AdAge Book of Tens: Best Covers

Book of Tens: Best Covers

Say What You Will about Print, but the Medium Can Still Deliver a Great Image

January: Lady Gaga
You’d think Lady Gaga covers would be easy, given her natural grandiosity, but the potential she provides and, of course, the glut of competing Gaga covers probably make them harder than most. Although the newsstand edition of the January Elle showed a Gaga so normalized she could’ve been anyone, this black-and-white subscribers-only cover let the star’s full-color persona come through.

May: Fat Nation
Marc Ambinder’s feature used his own struggle with weight to talk about America, where he says four out of 10 people may be obese by 2015, increasing chronic disease and health-care costs. Alex Ostroy’s image of an obese Statue of Liberty is a bit humorous, very direct and completely effective.

July 5: After Escher: Gulf Sky and Water
The M.C. Escher motif in this Bob Staake cover about the Gulf oil spill is visually clever. But it also pays off logically by illustrating the connection between the ocean and the span of the ecosystem that depends on its health.

July 9: Gone.
Here’s a newspaper front page that actually outdid most magazine covers this year by invoking the classic George Lois-era Esquire aesthetic to bid LeBron James farewell — and, a little angrily, point out his failure to bring Cleveland an NBA championship.

Aug. 2: Is James Franco for Real?
You must love this simple but surprisingly successful tactic for communicating that James Franco — actor, conceptual artist, grad student — is weird and kind of funny: run his photo sideways.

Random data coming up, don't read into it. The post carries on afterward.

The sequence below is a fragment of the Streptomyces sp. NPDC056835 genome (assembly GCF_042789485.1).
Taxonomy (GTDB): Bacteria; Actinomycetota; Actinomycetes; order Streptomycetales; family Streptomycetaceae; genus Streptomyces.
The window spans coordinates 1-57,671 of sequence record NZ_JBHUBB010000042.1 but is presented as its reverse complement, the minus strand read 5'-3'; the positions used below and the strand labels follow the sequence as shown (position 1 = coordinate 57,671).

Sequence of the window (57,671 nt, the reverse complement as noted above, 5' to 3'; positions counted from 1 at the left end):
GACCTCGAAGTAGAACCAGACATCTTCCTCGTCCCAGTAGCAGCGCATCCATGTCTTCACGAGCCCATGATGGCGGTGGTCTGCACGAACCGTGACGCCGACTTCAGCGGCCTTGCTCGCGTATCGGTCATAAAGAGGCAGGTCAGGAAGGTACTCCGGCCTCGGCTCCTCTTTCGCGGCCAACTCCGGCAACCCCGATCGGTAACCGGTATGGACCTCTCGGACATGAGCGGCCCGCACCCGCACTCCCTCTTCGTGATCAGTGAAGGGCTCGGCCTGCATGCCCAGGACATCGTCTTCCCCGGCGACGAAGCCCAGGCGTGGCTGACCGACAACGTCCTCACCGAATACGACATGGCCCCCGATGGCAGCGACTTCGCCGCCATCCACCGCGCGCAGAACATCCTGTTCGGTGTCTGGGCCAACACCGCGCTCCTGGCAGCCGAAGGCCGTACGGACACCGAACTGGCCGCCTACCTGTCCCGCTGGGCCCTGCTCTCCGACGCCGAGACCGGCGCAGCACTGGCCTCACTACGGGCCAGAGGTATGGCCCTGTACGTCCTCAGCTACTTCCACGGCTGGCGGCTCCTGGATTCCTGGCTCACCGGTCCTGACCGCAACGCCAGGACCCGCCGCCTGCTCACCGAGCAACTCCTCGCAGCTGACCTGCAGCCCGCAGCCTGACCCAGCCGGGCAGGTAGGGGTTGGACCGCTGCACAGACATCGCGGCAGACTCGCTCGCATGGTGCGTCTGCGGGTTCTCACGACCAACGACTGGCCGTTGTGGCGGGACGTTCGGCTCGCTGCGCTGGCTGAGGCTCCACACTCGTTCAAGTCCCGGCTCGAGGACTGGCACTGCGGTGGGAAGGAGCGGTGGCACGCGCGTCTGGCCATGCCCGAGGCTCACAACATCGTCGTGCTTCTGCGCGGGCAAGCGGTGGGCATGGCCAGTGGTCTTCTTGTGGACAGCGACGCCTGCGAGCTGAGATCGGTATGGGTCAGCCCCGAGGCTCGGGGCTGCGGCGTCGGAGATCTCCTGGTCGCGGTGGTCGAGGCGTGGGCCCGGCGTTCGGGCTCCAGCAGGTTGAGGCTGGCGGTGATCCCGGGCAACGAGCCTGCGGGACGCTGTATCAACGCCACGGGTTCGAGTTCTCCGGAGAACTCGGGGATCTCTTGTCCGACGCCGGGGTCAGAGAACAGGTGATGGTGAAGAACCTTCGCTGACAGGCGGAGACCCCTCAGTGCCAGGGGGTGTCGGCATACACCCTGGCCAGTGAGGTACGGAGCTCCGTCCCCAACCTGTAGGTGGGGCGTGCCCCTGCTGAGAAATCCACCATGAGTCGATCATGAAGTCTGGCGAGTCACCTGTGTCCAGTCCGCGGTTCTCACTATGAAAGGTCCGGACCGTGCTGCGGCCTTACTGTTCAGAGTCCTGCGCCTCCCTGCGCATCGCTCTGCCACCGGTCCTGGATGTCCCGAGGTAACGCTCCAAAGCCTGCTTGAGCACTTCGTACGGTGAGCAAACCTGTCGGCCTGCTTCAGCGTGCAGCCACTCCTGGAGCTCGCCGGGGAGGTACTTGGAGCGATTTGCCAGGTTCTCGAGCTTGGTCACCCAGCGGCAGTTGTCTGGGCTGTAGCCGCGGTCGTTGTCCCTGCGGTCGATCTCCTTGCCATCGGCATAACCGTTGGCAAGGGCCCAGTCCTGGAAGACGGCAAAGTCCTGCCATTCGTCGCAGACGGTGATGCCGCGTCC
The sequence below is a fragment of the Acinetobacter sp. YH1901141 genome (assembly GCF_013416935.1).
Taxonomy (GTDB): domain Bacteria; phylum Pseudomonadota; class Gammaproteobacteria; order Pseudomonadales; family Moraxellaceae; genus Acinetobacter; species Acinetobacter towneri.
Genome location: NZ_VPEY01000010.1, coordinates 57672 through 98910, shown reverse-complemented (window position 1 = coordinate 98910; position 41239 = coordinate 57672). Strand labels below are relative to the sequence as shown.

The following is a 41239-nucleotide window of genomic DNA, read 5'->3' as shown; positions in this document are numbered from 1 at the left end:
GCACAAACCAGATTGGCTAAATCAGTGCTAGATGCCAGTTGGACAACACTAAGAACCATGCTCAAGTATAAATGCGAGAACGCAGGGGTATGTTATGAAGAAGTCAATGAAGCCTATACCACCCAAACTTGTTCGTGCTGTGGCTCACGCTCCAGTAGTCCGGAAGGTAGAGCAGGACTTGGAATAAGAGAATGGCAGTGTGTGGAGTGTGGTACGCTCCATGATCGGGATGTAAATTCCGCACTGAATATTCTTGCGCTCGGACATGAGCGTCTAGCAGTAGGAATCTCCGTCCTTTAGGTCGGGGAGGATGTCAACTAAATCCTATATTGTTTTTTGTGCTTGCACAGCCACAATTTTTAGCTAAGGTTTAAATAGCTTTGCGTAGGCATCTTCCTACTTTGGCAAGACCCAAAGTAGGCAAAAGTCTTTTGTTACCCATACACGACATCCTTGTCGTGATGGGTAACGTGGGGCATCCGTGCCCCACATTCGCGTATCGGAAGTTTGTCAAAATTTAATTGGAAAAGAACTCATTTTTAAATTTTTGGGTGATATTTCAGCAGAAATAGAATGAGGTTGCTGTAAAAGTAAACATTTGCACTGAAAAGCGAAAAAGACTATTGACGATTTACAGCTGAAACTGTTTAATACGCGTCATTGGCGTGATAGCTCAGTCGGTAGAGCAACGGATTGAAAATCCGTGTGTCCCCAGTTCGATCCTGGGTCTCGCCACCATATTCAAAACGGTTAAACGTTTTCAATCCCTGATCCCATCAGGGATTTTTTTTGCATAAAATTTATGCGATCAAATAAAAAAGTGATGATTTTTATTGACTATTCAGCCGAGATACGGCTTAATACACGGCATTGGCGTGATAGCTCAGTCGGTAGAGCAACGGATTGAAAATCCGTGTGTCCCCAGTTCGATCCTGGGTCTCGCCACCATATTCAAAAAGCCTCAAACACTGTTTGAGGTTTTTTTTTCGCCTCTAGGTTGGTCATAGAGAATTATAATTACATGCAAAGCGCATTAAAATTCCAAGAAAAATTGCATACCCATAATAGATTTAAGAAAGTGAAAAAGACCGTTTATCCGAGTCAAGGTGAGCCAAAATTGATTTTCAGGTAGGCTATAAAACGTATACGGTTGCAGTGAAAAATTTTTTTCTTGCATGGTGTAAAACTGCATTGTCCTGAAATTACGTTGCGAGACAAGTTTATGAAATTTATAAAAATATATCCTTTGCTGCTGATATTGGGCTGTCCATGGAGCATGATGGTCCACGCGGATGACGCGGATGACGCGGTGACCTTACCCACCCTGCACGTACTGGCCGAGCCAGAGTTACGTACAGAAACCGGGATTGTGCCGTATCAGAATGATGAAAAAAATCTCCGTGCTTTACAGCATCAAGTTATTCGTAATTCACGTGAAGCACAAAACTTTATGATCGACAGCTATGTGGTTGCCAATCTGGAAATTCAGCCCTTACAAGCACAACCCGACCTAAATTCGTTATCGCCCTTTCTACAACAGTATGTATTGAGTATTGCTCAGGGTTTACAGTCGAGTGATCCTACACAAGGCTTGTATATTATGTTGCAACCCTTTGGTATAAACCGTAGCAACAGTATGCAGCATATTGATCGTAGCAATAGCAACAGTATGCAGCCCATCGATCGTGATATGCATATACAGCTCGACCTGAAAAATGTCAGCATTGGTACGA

Aug. 9, What Happens if We Leave Afghanistan
The photo is harsh enough to make you wonder whether it exploits its subject or readers, or both. But the portrait — of an 18-year-old Afghan woman who was sentenced to have her nose and ears cut off after she fled her husband’s abusive family — reflects a reality that’s harsh. “I would rather confront readers with the Taliban’s treatment of women than ignore it,” Managing Editor Rick Stengel wrote in a note to readers.

Aug. 9-Aug. 15: Back So Soon?
Great graphic design, which has become a regular staple of Bloomberg Businessweek covers, is on full display here as the magazine pitches a cover package on tax cuts from George W. Bush’s era. When you’re funny and visually arresting on a subject like tax policy, you’re doing something right.

Oct. 11: Discovering America
A single sad image on the front of The New Yorker’s annual Money Issue, depicting a couple stressing over bills while their daughter draws pretend money on the floor, was able to continue into a deeper vignette over two pages of a gatefold. The full comic by Chris Ware delivers a convincing portrait of this moment in the economy.

November: 100% Natural
Wired got plenty of criticism for using anonymous cleavage with the cover line “100% Natural” to tease a feature on breast-tissue engineering. Would it be so hard for Wired to put a woman on the cover for actual accomplishment in science, technology or business? But the art perfectly illustrated a look at using stem cells for breast repair and augmentation, hopefully a step on the way to improving and rebuilding damaged organs. The ensuing dialogue between Wired and its critics was a bonus.

December: Katy Perry
It’s a striking cover in any case — like Elle’s Gaga cover from January, it’s a subscribers’ edition, which means that it doesn’t have to cram in all the cover-line promises that a newsstand edition needs — but it also evokes an iconic 1950 Vogue cover, a close-up of the model Jean Patchett. We’re not sure Katy Perry’s Swarovski-encrusted lips will become quite such a classic, but they’re surely festive enough to light up a cover on holiday fashion.